Breast Surgery

Breast augmentation and reduction in dancers is rare, but it does happen. “Sometimes dancers want small breast implants, to be a little more feminine,” says Schaffner. And while large-breasted women are not generally inclined to pursue dance careers, breast reductions are an option for those who do and have trouble fitting into restrictive costumes or have any related back pain. “Reduction is a more involved surgery, and the recovery could be several weeks more than augmentation,” says Baxter. Those who have a breast augmentation should wait about six weeks before pursuing any unrestricted physical activity.

 

Additional Resources

American Society of Plastic Surgery: www.plasticsurgery.org

The American Society for Aesthetic Plastic Surgery: www.surgery.org

American Board of Cosmetic Surgery: www.americanboardcosmeticsurgery.org

MedLine Plus: www.nlm.nih.gov/medlineplus/plasticandcosmeticsurgery.html

 

Photo: ©iStockphoto.com

Bobbi Jene is another poignant film to add to this year's must-see list of dance documentaries.

After 10 years living in Israel and dancing with Ohad Naharin's Batsheva Dance, American dancer Bobbi Jene Smith decides to leave the company –and the life she's come to know–in search of finding her own path as a dancer and choreographer.

Keep reading... Show less
Photo by Jim Lafferty; modeled by Sydney Magruder, courtesy of Broadway Dance Center

"If you don't have strong abdominal muscles, you sag into your lower back, your pelvis usually tips and you're hanging out and slumped into your hip joints," says Deborah Vogel, movement analyst, neuromuscular expert and co-founder of the Center for Dance Medicine in New York City. "It just has this whole chain reaction."

The effects of poor core strength can be dire for dancers: from weak and tight hip flexors, which negatively impact extensions, to lower-back discomfort and misaligned shoulders and necks. "Having well-toned abdominals for your posture is the primary reason why you should do stabilizing exercises," says Vogel. "It will allow you to bring your pelvis into correct alignment and good posture."

Keep reading... Show less
How-To
In Motion's senior company dancers and Candice after a showcase performance in Bermuda, (2016). Photo courtesy of Culmer-Smith

When I was 23, an e-mail circulated among my former college dance classmates at Towson University, regarding a teaching position as the jazz director at the In Motion School of Dance studio in Bermuda. I applied, and after a few e-mails, I got offered the job.

Four weeks later, I packed up my tiny little car in Denver, where I was a dancer for the Cleo Parker Robinson Dance Ensemble, and drove across the country to my hometown in Maryland, before flying out for my new life in Bermuda.

Looking back now, I had no idea what I was getting myself into. I didn't have time to think through how I should prepare and what I needed to do to officially apply for a work permit. I was mostly concerned with how I was going to pack all my clothes and belongings into two suitcases. If I could go back, I wish I would've had a more specific guide to what teaching in another country entailed.

In an effort to share my experience, here's what I wish I would've known before I left and what I learned over my 10 years living and working as a dance teacher abroad.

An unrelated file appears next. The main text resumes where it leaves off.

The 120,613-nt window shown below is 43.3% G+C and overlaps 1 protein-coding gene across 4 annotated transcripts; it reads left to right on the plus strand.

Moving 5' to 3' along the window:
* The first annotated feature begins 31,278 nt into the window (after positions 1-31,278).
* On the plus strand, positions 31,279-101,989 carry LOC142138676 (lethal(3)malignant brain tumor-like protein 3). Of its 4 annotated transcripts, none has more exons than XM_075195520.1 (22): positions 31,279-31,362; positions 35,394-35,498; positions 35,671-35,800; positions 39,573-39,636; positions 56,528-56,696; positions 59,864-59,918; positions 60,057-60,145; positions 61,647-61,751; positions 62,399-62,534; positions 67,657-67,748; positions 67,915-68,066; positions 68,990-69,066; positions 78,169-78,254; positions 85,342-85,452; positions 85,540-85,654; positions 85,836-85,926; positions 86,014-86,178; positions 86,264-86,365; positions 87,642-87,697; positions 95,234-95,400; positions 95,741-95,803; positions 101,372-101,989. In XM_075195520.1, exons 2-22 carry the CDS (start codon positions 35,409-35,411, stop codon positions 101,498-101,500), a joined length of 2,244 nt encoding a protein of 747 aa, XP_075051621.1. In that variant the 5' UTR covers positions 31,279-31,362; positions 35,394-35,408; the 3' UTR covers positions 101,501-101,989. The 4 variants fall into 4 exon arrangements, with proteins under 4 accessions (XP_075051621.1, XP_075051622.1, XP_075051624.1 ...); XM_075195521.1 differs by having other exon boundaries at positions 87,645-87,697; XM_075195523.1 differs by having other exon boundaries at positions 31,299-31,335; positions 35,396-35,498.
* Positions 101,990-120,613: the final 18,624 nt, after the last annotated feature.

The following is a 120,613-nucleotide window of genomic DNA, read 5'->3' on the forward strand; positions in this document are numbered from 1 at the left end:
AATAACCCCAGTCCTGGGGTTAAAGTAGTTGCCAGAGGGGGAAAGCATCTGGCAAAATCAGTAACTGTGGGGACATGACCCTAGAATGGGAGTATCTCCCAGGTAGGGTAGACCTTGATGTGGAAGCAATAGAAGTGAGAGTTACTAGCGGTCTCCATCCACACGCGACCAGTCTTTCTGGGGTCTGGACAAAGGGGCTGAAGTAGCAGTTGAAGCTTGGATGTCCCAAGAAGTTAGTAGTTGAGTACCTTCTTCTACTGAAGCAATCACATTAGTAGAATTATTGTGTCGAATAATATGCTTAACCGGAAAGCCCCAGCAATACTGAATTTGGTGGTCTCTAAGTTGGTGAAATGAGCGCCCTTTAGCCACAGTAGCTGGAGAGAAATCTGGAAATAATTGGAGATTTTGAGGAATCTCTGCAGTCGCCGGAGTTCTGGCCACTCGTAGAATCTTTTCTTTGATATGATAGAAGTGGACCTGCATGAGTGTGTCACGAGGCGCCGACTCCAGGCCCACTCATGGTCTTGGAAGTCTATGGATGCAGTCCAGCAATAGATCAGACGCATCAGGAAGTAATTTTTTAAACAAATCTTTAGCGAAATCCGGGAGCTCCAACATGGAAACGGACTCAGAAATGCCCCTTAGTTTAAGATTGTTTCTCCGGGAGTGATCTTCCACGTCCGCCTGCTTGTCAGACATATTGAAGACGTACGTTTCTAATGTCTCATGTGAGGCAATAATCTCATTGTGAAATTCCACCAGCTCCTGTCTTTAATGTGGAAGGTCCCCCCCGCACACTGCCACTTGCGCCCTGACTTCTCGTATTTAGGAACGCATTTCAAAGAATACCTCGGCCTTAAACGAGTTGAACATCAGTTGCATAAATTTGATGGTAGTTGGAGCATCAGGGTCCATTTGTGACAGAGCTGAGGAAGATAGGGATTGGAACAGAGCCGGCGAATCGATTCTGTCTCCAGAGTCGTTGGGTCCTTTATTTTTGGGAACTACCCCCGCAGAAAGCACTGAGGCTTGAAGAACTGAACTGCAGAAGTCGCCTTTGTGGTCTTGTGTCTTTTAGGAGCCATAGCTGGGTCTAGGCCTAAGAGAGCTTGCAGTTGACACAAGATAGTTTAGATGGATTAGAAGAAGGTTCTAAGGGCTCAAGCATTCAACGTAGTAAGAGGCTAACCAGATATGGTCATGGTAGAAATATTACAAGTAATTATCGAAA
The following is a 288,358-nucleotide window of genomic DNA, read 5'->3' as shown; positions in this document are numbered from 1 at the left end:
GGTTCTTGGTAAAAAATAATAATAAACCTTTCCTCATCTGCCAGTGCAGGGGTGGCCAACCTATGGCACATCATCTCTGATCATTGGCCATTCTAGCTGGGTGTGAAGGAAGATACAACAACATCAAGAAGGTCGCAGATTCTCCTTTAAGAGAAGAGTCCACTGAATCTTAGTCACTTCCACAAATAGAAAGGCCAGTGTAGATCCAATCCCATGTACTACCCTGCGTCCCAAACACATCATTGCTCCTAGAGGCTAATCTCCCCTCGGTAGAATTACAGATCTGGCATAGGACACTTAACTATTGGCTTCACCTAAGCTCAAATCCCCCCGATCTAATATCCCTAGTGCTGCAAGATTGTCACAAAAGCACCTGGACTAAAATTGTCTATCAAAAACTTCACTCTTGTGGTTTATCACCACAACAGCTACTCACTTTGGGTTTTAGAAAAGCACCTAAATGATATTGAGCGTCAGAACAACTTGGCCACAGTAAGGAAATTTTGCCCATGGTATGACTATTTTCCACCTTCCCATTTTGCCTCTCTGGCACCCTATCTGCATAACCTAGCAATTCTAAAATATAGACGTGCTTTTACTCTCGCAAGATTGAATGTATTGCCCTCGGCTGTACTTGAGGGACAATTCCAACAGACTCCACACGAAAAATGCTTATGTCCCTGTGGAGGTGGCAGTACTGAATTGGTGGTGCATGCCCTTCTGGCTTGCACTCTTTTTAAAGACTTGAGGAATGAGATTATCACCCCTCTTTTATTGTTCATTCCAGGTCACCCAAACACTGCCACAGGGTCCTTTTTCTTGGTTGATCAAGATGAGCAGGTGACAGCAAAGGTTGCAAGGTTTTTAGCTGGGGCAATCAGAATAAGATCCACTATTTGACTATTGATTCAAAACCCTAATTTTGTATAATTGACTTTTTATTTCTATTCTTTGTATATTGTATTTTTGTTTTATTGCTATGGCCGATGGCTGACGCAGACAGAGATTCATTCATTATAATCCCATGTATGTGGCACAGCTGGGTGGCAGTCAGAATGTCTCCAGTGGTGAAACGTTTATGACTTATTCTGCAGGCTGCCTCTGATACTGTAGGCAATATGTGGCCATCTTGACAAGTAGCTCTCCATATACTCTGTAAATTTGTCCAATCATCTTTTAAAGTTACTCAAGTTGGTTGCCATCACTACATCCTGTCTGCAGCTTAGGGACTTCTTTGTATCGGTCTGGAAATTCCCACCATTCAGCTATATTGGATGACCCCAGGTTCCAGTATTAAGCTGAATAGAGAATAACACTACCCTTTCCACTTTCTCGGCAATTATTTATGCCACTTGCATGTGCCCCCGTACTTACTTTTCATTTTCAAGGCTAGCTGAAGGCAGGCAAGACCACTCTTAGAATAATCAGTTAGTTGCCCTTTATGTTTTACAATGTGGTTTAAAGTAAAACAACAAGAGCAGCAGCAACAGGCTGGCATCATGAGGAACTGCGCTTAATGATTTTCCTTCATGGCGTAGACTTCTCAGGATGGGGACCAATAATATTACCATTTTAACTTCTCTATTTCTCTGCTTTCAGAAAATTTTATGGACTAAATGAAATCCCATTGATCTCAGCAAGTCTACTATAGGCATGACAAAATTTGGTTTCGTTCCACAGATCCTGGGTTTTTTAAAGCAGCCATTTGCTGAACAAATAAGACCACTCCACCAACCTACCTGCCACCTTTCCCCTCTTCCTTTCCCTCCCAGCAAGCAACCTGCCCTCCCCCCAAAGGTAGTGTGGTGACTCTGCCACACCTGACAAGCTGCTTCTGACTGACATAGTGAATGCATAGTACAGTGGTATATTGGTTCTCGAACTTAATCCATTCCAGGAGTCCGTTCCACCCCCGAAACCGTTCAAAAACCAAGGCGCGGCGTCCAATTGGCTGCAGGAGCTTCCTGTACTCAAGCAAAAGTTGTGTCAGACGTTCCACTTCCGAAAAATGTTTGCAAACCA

Keep reading... Show less
Dancer Health
At age 12, doctors advised Paige Fraser to stop dancing and have surgery. Instead, she chose physical therapy and team of chiropractors and massage specialists to help work through her condition. She has just begun her 5th season with Visceral Dance, based in Chicago.

Scoliosis is a condition in which the spine, when viewed from the back, has one or more curves. The vertebrae are abnormally rotated, which creates twisting and more prominent visibility of the rib cage on one side, and it is most commonly seen in adolescents ages 10 and older. Most cases cannot be reversed, but they can be controlled, for example dancer Paige Fraser who despite suffering from severe scoliosis, has thrived as a dancer. Dance teachers can play an essential role in spotting the condition at an early stage.

“Teachers can help to notice that scoliosis is there in the first place," says Sophia Fatouros, a New York City–based dance teacher and and former professional ballet dancer who has struggled with scoliosis since she was 12. “Parents do not always see their children in tight clothes, like leotards."

Keep reading... Show less
Dancer Health
Sebastian Grubb (right) runs Sebastian's Functional Fitness in San Francisco. Photo courtesy of Grubb

From improved aerobic capacity to better reactivity, cross-training can to do wonders for dancers' health and performance. But with the abundance of exercise programs available, how do you get your dancers on the right routine?

Sebastian Grubb, a San Francisco–based fitness trainer and professional dancer, shares three questions to ask as you consider different cross-training options.

Keep reading... Show less
Videos

When choreographer Cristian Faxola learned he had two days to create, develop and shoot a music video as an audition to choreograph for The Squared Division production house, he and his team embraced the challenge.

Keep reading... Show less
Dancer Health
Thinkstock

I have heard you say that tight hamstrings prevent full extension of the knees and that you prefer hamstring stretches in a standing position, rather than on the floor. Can you explain why?

Keep reading... Show less

Sponsored

Videos

Sponsored

mailbox

Get DanceTeacher in your inbox

Win It!

Sponsored